I would like to respond to a couple of Mr. Briley's assertions. I do not believe, as he claims, that the use of atomic weapons in World War II was a case of intollerance. The use of those weapons was well thought out and debated by those in charge. The dropping of atomic bombs on Japan accomplished an objective, to end the war with Japan with the least amount of American casualties. I believe, as Americans, we have a duty to evaluate our actions before, during, and after any circumstance. I also believe, as Americans, we do evaluate our positions and actions in the world community. We made a mistake in World War II forcing Japanese Americans into relocation camps. We have since made efforts to compensate Japanese Americans for those mistakes. I believe we have learned from that experience and that is why you do not see Arab Americans being removed from their homes and communities. Sure there will be pockets of intollerance and violence. These actions will be condemned by most Americans. We have also shown restraint in the use of nuclear weapons. We take the use of nuclear force very serious and have not randomly bombed those who oppose our position and even attack our position in the world. I agree that we should ask 'why do they hate us'. However, because we are hated for our positions, policies, and actions doesn't mean those positions are wrong. Lets not assume we are the 'bad guys' because someone doesn't like us. Regardless of all this, it does not justify the actions of September 11, 2001. It does not mean we should not respond. Terrorism is never justified and should be punished quickly and forcefully and then we will evaluate our position in the world community. If the September 11 acts were justified because someone hates us, we will always be open to attacks and someone will always be justified in perpetrating those attacks.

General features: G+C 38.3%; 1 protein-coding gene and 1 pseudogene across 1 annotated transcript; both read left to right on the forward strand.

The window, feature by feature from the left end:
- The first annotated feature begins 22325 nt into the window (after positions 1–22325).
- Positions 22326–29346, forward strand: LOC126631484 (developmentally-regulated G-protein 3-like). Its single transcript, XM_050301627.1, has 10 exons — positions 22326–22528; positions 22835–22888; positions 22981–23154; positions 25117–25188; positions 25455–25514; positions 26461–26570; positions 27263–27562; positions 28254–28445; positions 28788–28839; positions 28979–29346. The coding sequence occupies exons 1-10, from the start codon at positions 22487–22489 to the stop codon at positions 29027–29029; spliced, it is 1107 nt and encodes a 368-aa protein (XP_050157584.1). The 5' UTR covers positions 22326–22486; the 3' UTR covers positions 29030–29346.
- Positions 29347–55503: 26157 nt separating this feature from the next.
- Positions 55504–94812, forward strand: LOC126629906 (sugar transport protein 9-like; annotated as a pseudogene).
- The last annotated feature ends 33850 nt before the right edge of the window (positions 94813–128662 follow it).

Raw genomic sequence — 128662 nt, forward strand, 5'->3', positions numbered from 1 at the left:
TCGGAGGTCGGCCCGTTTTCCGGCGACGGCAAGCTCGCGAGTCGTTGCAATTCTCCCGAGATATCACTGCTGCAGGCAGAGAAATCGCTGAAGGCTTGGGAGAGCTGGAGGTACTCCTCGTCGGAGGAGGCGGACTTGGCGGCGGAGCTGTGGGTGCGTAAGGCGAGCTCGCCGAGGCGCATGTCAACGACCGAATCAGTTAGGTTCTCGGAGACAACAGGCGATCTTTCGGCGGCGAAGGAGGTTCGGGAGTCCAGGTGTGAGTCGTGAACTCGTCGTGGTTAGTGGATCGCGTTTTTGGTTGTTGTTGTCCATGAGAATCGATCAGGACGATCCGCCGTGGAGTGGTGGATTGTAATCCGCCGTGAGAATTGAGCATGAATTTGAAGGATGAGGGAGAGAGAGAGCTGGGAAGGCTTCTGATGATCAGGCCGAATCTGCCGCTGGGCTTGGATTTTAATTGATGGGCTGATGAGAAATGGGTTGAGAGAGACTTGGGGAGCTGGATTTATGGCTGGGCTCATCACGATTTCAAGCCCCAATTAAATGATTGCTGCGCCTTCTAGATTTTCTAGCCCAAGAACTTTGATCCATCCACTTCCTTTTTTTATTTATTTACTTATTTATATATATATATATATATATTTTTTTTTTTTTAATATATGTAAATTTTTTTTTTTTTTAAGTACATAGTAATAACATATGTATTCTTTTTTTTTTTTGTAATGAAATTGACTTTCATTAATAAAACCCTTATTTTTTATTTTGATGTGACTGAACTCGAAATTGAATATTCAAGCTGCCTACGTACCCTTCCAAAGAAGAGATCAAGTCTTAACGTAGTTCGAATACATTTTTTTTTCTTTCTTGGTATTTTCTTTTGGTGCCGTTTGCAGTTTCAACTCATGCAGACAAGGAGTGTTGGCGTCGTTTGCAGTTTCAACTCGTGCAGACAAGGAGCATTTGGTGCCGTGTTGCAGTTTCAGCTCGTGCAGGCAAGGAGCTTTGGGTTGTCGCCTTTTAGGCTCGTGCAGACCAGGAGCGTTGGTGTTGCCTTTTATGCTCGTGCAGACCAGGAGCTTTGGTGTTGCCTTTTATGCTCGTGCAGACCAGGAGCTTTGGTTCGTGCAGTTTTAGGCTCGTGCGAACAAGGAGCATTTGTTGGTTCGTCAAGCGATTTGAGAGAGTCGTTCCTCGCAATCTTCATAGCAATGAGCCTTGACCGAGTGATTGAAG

Jeffrey S. Cole - 9/19/2001